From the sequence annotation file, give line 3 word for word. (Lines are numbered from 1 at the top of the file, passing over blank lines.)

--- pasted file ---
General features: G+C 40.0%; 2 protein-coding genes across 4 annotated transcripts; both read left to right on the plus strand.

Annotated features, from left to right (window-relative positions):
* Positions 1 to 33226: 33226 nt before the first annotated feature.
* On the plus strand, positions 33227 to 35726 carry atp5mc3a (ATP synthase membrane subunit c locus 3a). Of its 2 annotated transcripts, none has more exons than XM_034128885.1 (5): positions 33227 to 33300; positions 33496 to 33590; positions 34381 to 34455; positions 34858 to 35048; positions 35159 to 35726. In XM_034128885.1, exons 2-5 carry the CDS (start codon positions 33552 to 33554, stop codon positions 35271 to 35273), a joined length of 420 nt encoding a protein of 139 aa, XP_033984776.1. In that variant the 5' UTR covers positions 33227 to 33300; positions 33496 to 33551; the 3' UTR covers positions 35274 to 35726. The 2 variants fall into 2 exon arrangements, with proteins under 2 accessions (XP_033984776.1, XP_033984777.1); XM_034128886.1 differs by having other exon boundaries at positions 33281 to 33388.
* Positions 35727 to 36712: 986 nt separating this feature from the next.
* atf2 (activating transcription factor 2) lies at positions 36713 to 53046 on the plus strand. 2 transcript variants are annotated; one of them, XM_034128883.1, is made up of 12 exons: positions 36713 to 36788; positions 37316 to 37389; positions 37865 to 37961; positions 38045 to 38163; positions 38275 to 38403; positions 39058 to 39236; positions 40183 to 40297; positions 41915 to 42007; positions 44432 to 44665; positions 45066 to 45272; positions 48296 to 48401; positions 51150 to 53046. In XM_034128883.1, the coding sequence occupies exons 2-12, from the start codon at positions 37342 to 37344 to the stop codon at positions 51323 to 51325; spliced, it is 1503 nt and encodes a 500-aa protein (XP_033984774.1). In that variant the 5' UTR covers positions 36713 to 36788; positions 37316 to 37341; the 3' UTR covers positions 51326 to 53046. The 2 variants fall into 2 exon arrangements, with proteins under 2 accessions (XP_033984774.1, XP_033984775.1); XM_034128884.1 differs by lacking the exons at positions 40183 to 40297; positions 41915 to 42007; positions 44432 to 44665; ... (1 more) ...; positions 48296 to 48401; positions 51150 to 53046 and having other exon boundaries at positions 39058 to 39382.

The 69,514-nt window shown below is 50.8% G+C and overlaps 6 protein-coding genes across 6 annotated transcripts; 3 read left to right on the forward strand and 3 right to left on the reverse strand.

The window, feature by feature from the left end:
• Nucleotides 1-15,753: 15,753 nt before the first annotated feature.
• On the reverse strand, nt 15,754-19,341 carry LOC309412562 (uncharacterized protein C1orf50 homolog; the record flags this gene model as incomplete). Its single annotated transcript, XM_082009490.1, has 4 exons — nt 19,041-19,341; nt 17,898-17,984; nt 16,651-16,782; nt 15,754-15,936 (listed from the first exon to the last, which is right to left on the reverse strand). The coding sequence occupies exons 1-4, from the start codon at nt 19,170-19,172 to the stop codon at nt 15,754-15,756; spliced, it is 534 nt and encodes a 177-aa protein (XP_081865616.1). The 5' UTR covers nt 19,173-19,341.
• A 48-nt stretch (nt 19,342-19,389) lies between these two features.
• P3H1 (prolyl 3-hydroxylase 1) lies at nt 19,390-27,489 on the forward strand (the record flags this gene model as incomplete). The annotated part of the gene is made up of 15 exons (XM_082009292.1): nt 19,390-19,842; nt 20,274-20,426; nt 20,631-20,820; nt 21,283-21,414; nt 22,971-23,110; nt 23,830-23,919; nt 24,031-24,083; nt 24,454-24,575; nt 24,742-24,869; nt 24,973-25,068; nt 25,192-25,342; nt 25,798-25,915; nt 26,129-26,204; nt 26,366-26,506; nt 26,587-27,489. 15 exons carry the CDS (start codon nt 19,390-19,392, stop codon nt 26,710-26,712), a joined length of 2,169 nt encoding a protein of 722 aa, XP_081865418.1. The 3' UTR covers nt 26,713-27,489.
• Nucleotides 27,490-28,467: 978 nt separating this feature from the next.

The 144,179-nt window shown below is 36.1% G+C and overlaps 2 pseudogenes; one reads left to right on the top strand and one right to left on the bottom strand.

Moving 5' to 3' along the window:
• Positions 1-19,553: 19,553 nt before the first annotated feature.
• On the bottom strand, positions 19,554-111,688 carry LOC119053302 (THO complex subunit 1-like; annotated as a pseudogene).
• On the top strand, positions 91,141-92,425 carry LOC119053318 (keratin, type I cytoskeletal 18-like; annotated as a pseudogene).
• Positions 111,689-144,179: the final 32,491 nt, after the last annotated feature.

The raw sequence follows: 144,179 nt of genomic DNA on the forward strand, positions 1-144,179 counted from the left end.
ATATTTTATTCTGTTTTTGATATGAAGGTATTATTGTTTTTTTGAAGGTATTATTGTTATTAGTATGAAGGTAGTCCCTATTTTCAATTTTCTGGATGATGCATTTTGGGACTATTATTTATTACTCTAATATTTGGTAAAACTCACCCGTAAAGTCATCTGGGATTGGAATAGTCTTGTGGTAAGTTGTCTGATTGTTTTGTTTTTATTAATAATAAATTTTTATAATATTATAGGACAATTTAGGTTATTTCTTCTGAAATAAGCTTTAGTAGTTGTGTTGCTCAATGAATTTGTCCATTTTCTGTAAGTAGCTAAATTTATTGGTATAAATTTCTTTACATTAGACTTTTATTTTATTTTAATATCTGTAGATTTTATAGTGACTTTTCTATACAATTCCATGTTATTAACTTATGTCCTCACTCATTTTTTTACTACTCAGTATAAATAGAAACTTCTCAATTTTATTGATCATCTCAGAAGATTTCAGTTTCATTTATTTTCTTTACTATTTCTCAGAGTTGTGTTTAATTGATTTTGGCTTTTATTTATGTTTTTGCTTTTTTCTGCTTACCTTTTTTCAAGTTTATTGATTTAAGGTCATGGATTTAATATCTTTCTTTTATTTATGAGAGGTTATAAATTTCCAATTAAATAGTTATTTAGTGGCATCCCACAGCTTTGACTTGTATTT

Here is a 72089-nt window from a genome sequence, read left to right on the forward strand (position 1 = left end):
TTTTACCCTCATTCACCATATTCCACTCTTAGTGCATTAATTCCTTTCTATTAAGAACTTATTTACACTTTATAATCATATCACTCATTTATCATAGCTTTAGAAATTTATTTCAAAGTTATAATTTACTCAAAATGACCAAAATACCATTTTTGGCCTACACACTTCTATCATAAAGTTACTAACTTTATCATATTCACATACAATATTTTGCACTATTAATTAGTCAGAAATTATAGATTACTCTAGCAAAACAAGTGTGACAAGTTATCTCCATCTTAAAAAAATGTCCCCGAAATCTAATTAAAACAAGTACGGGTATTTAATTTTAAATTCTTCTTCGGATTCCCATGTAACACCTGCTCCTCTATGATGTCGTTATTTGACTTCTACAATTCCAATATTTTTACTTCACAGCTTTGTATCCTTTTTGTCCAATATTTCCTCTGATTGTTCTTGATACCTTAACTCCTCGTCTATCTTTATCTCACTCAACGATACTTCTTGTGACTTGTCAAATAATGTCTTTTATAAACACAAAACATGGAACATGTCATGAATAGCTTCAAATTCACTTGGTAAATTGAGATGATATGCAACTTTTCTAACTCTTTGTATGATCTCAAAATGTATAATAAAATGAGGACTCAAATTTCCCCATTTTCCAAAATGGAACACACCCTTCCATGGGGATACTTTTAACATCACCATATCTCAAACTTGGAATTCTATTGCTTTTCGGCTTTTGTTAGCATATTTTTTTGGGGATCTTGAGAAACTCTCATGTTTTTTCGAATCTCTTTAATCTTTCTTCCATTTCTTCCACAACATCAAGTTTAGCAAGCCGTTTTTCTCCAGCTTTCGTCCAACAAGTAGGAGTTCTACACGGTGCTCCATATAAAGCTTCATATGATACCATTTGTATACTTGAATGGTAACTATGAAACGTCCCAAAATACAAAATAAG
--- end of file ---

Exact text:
* Positions 1 to 33226: 33226 nt before the first annotated feature.